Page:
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Is can buy cheap canada goose jacket on sale time to practice an emergency drill with your family?
In his recently released autobiography, An Astronaut’s Guide to Life on Earth, Chris Hadfield writes: “In my experience, fear comes from not knowing what to expect and not feeling you have any control over what’s about to happen. . . . Nothing boosts confidence like simulating a disaster, engaging with can buy cheap canada goose jacket on sale fully, both physically and intellectually, and realizing you have the ability to work the problem.”

It was similar reasoning that guided my husband and me when we began thinking about teaching our kids about fire safety. We didn’t want to alarm our three children, but at the same time, we knew we were behind the ball. Our eldest was already seven years old, yet we had never taught our kids the fire-escape skills that could save their lives.1

It’s time to do it, we decided, time to have our first family fire drill. Once our kids learn what to do in the event of fire, can buy cheap canada goose jacket on sale will inspire confidence and help put worries to rest.

In truth though, the inspiring confidence and calm part was meant to reassure my husband and me more than the kids. Our children were blithely unaware of Canada’s fire safety statistics, but we weren’t.

According to Fire Prevention Canada, eight Canadians die in fires every week. An alarming 78 per cent of those deaths are from fires in the home, with most deaths occurring in the wee hours of the morning. Fire Prevention Canada also warns that families have only three minutes to escape a house fire before deadly conditions can develop.

Unfortunately our family fire drill didn’t go as well as we had hoped. Looking back, it’s one of our family’s funniest memories, but at the time our fire drill was judged a sad and sorry failure.

Here’s how my husband and I discovered the weakness in our fire escape plan:

Our three kids, plus my husband and I, exited our house swiftly, then gathered at the appointed meeting place on our front lawn. My husband had just begun to congratulate the kids on a great job, when he was interrupted by a loud wail from my daughter.

“Spirit! We left Spirit in the fire!”

In that moment, solely within Joanna’s imagination, the pet hamster she had given the grandiose name Spirit Adventure Wilson certainly was having an adventure, but a none-too-pleasant one.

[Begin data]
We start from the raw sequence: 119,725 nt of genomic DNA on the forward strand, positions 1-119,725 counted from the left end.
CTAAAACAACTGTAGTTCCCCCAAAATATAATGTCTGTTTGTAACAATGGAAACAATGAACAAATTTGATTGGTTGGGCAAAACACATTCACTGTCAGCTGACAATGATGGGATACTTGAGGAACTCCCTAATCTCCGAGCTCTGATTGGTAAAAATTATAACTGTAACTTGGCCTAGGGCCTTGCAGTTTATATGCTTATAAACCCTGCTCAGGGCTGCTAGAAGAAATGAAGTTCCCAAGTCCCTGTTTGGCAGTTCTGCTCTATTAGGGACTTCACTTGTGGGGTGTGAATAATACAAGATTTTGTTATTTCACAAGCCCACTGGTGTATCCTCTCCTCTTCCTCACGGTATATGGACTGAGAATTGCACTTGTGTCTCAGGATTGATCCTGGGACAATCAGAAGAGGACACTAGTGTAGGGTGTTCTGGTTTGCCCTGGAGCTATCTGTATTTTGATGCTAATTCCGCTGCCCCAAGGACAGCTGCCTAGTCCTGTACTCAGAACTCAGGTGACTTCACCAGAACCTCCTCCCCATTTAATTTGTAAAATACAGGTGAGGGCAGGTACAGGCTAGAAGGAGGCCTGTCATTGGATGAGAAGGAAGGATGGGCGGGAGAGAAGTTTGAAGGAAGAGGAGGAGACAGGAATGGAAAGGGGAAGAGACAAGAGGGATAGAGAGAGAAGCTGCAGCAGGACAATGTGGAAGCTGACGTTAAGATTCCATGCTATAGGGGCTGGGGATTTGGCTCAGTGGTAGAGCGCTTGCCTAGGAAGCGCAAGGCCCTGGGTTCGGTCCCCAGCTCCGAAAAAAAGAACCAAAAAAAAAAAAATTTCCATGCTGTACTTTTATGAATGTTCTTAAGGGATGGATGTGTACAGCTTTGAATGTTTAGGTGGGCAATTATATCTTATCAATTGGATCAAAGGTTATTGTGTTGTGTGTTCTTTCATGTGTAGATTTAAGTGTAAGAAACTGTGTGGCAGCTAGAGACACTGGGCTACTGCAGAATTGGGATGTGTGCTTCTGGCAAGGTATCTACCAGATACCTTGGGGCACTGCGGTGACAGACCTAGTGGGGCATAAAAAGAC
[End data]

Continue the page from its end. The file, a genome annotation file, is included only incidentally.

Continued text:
“This is just pretend,” my husband reasoned. “We’re only practicing.” But Joanna wouldn’t be comforted. Her screams of woe grew louder and louder until we had our very own emergency siren standing right there on our front lawn, going full blast!

There you have it: the success of our first fire drill was hampered by a forgotten hamster!

Our family’s story is a somewhat frivolous example, but it does help illustrate another great point Chris Hadfield makes about practicing for emergencies. In a fascinating chapter entitled “The Power of Negative Thinking” Hadfield writes:

“Sometimes a sim[ulation] is . . . a crucible where you identify gaps in your knowledge and encounter domino effects that simply never occurred to you before.”

In our family’s case, my husband and I never considered the pets. Most importantly, we neglected to instruct the kids not to rescue them. Although we recall the incident today with a smile, the lesson we learned at the time was sobering. If the fire had been real, Joanna might have wasted precious minutes trying to scoop up her hamster. (The hamster lived in an old fish aquarium which was much too heavy for her to carry.)

Can I urge you to practice your family’s fire escape plan soon? How about today? Talking about safety with your kids is good, but actually practicing safety plans is far more effective. That’s what truly helps identify problems and cement survival skills that might one day make all the difference.

Do you practice fire safety drills with your family? What about other basic emergency procedures? Take a peek at this our “short list” and see how many safety steps you’ve already got covered!

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